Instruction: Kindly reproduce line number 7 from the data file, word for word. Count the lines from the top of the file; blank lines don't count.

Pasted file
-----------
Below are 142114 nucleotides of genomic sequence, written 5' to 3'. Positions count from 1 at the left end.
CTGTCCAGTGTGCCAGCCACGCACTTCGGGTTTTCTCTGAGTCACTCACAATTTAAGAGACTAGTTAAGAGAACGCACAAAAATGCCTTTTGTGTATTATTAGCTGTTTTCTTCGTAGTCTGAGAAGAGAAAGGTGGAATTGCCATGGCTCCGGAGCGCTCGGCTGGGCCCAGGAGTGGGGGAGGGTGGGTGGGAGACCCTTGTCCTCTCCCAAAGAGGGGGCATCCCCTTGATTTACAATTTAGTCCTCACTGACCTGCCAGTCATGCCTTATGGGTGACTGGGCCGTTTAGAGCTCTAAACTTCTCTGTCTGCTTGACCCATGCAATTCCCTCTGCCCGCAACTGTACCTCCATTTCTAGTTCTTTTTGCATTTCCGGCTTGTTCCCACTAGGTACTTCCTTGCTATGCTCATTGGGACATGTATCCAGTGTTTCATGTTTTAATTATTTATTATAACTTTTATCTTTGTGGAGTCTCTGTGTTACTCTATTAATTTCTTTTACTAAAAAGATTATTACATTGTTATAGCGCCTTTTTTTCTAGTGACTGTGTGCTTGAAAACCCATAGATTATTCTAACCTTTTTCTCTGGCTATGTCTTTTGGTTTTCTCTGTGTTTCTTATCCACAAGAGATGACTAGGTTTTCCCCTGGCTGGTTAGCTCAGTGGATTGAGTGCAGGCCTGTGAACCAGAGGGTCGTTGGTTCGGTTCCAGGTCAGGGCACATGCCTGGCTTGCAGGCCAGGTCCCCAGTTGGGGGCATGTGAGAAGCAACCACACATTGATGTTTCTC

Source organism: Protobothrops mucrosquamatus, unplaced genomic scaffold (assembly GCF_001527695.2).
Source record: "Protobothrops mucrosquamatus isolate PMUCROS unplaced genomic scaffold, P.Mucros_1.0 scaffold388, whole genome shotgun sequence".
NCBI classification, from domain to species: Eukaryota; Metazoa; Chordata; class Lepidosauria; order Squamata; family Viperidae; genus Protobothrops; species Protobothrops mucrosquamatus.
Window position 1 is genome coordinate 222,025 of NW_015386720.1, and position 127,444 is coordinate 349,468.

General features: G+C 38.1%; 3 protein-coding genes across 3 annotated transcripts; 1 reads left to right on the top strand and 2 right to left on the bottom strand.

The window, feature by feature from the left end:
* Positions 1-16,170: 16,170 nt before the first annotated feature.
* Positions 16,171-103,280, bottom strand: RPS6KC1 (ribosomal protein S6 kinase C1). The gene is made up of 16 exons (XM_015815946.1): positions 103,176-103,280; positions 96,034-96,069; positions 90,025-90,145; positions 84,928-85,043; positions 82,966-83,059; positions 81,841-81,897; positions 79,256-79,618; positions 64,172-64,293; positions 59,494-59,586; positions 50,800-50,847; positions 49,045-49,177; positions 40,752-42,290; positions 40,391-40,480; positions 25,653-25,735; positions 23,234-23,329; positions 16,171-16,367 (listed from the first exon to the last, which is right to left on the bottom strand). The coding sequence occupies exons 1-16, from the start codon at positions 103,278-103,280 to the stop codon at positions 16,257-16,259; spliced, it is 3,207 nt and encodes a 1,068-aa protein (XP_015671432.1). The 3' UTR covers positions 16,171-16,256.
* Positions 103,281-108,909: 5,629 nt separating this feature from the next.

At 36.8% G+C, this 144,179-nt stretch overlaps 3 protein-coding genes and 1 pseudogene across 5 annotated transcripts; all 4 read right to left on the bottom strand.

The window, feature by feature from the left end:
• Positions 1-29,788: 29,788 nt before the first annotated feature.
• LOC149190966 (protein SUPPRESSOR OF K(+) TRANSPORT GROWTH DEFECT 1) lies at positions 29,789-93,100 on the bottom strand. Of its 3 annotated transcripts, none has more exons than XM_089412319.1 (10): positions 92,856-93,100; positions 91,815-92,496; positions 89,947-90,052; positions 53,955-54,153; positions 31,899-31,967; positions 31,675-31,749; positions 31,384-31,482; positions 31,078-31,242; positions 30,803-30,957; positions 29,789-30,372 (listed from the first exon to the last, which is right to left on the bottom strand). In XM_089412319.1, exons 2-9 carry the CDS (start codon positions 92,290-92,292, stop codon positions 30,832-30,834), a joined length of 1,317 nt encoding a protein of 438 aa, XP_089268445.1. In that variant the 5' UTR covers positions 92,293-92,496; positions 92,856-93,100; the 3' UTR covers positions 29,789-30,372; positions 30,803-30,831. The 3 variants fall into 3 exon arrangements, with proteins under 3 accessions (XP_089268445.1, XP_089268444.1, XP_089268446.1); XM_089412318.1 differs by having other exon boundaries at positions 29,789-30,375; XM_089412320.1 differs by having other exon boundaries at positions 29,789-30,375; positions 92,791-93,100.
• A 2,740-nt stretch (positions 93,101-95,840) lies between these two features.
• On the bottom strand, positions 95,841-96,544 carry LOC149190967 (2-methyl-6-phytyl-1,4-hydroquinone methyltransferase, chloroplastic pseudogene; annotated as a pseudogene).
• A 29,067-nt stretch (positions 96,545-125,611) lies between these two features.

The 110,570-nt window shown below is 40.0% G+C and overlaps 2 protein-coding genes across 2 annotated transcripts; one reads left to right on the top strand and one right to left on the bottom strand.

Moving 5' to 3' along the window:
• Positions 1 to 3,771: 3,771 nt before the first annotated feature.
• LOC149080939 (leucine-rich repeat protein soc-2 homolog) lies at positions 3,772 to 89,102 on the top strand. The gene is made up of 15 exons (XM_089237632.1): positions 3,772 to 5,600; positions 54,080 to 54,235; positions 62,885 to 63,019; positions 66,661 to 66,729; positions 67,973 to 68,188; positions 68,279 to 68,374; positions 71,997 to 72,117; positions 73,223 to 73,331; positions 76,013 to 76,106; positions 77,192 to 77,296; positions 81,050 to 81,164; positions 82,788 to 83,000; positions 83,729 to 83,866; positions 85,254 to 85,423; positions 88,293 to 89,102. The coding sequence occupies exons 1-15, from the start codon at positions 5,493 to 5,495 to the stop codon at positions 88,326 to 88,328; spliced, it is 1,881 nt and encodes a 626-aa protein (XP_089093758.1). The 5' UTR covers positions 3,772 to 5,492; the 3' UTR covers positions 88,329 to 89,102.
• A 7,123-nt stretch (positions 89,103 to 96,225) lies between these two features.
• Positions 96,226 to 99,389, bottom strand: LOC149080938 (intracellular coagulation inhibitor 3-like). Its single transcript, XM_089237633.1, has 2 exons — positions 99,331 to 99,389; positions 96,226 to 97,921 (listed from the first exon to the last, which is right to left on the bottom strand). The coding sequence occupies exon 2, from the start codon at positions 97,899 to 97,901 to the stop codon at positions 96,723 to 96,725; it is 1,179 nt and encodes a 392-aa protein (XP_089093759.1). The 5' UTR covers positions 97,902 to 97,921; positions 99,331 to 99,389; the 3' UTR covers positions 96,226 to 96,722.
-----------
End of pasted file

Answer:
General features: G+C 38.1%; 3 protein-coding genes across 3 annotated transcripts; 1 reads left to right on the top strand and 2 right to left on the bottom strand.